Featured Research

from universities, journals, and other organizations

Deep-sea Species' Loss Could Lead To Oceans' Collapse, Study Suggests

Date:
December 28, 2007
Source:
Cell Press
Summary:
The loss of deep-sea species poses a severe threat to the future of the oceans, suggests a new report in Current Biology. In a global-scale study, the researchers found some of the first evidence that the health of the deep sea, as measured by the rate of critical ecosystem processes, increases exponentially with the diversity of species living there.

In a global-scale study, researchers found some of the first evidence that the health of the deep sea, as measured by the rate of critical ecosystem processes, increases exponentially with the diversity of species living there.
Credit: NASA

The loss of deep-sea species poses a severe threat to the future of the oceans, suggests a new report publishing early online on December 27th and in the January 8th issue of Current Biology, a publication of Cell Press. In a global-scale study, the researchers found some of the first evidence that the health of the deep sea, as measured by the rate of critical ecosystem processes, increases exponentially with the diversity of species living there.

Related Articles


"For the first time, we have demonstrated that deep-sea ecosystem functioning is closely dependent upon the number of species inhabiting the ocean floor," said Roberto Danovaro of the Polytechnic University of Marche, in Italy. "This shows that we need to preserve biodiversity, and especially deep-sea biodiversity, because otherwise the negative consequences could be unprecedented. We must care about species that are far from us and [essentially] invisible."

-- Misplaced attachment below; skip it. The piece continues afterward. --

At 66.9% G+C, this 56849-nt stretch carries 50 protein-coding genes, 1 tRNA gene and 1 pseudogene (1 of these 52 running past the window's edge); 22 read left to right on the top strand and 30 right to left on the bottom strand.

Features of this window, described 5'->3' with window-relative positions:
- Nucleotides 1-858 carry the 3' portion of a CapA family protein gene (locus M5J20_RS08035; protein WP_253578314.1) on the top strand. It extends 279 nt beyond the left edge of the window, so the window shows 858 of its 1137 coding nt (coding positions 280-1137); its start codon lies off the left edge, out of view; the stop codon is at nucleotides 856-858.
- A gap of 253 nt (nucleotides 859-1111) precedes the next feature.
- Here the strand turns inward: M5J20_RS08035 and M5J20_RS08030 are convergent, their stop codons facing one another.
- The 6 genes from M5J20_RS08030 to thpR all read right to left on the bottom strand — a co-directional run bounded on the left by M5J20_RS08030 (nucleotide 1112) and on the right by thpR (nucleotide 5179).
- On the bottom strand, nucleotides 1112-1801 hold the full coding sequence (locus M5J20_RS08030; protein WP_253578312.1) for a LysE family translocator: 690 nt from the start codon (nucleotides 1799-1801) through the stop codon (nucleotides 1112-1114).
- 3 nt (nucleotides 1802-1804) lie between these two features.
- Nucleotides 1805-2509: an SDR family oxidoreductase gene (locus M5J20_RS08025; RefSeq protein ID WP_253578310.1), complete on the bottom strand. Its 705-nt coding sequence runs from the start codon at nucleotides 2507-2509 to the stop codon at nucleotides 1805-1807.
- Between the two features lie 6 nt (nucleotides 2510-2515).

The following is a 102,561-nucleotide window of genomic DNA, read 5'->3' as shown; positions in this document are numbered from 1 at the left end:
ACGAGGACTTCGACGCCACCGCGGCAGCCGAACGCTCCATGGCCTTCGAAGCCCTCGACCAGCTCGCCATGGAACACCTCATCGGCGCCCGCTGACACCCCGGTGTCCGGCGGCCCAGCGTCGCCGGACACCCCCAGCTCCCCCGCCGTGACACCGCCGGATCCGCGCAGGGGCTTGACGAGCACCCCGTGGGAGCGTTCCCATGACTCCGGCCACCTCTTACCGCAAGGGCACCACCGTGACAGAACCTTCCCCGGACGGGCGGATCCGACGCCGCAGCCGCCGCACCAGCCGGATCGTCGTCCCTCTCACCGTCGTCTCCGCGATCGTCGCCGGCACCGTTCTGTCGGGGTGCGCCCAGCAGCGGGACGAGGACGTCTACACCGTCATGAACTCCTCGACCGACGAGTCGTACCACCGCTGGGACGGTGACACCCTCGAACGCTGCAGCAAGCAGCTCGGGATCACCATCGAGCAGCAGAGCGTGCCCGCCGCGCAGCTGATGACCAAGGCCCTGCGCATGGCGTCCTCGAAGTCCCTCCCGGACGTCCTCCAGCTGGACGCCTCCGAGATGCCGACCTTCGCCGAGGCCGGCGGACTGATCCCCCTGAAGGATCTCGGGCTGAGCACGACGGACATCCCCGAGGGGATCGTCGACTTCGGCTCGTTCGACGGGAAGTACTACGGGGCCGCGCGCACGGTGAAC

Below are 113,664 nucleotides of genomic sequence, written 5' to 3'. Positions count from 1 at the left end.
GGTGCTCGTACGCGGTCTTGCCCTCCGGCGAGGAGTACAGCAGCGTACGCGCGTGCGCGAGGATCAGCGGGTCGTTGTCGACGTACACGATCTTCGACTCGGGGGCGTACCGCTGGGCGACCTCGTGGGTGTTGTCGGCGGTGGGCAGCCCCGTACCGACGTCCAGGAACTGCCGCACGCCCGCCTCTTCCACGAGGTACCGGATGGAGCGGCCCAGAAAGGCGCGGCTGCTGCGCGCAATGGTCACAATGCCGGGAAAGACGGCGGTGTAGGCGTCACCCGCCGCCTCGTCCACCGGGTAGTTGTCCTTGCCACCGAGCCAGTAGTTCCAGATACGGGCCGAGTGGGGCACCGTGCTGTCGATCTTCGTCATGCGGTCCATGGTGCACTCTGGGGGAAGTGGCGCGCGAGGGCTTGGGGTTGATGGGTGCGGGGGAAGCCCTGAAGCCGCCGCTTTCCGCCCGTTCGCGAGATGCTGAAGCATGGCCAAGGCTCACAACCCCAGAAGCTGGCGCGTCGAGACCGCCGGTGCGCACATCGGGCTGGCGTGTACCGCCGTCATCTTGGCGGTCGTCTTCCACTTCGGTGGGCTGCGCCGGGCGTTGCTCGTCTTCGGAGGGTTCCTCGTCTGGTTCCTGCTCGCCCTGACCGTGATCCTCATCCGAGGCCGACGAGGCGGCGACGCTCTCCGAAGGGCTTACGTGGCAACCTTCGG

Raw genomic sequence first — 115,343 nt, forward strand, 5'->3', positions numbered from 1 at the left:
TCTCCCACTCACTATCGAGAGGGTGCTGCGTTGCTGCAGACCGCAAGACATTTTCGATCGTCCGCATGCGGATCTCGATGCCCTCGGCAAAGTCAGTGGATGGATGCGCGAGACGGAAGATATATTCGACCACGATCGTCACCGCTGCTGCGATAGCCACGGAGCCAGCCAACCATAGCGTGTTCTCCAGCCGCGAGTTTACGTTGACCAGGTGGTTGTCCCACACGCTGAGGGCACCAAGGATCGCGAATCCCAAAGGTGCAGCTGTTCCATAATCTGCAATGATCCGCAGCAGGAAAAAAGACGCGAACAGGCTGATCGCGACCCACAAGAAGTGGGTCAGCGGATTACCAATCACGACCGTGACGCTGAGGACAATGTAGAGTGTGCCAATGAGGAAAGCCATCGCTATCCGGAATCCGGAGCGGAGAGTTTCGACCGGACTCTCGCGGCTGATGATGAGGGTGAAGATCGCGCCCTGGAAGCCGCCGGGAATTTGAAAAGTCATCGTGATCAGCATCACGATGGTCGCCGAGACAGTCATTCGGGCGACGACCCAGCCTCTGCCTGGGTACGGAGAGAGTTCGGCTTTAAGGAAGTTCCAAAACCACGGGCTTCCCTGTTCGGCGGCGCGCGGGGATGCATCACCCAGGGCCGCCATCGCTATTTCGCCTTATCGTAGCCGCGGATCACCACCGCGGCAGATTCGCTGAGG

Ecosystem functioning involves several processes, which can be summarized as the production, consumption, and transfer of organic matter to higher levels of the food chain, the decomposition of organic matter, and the regeneration of nutrients, he explained.

Recent investigations on land have suggested that biodiversity loss might impair the functioning and sustainability of ecosystems, Danovaro said. However, the data needed to evaluate the consequences of biodiversity loss on the ocean floor had been completely lacking, despite the fact that the deep sea covers 65% of the Earth and is "by far the most important ecosystem for the cycling of carbon, nitrogen, and phosphorus of the biosphere." The deep sea also supports the largest "biomass" of living things, including a large proportion of undiscovered species.

In the new study, Danovaro's team examined the biodiversity of nematode worms and several independent indicators of ecosystem functioning and efficiency at 116 deep-sea sites. Nematodes are the most abundant animals on earth and account for more than 90% of all life at the bottom of the sea. Earlier studies have also suggested that nematode diversity is a good proxy for the diversity of other deep-sea species.

They found that sites with a higher diversity of nematodes support exponentially higher rates of ecosystem processes and an increased efficiency with which those processes are performed. Efficiency reflects the ability of an ecosystem to exploit the available energy in the form of food sources, the researchers said. Overall, they added, "our results suggest that a higher biodiversity can enhance the ability of deep-sea benthic systems to perform the key biological and biogeochemical processes that are crucial for their sustainable functioning."

The sharp increase in ecosystem functioning as species numbers rise further suggests that individual species in the deep sea make way for more species or facilitate one another, Danovaro said. That's in contrast to terrestrial-system findings, which have generally shown a linear relationship between diversity and ecosystem functioning, he noted, suggesting complementary relationships among species.

"Deep-sea ecosystems provide goods (including biomass, bioactive molecules, oil, gas, and minerals) and services (climate regulation, nutrient regeneration and supply to the [upper ocean], and food) and, for their profound involvement in global biogeochemical and ecological processes, are essential for the sustainable functioning of our biosphere and for human wellbeing," the researchers concluded. "Our results suggest that the conservation of deep-sea biodiversity can be crucial for the sustainability of the functions of the largest ecosystem" on the planet.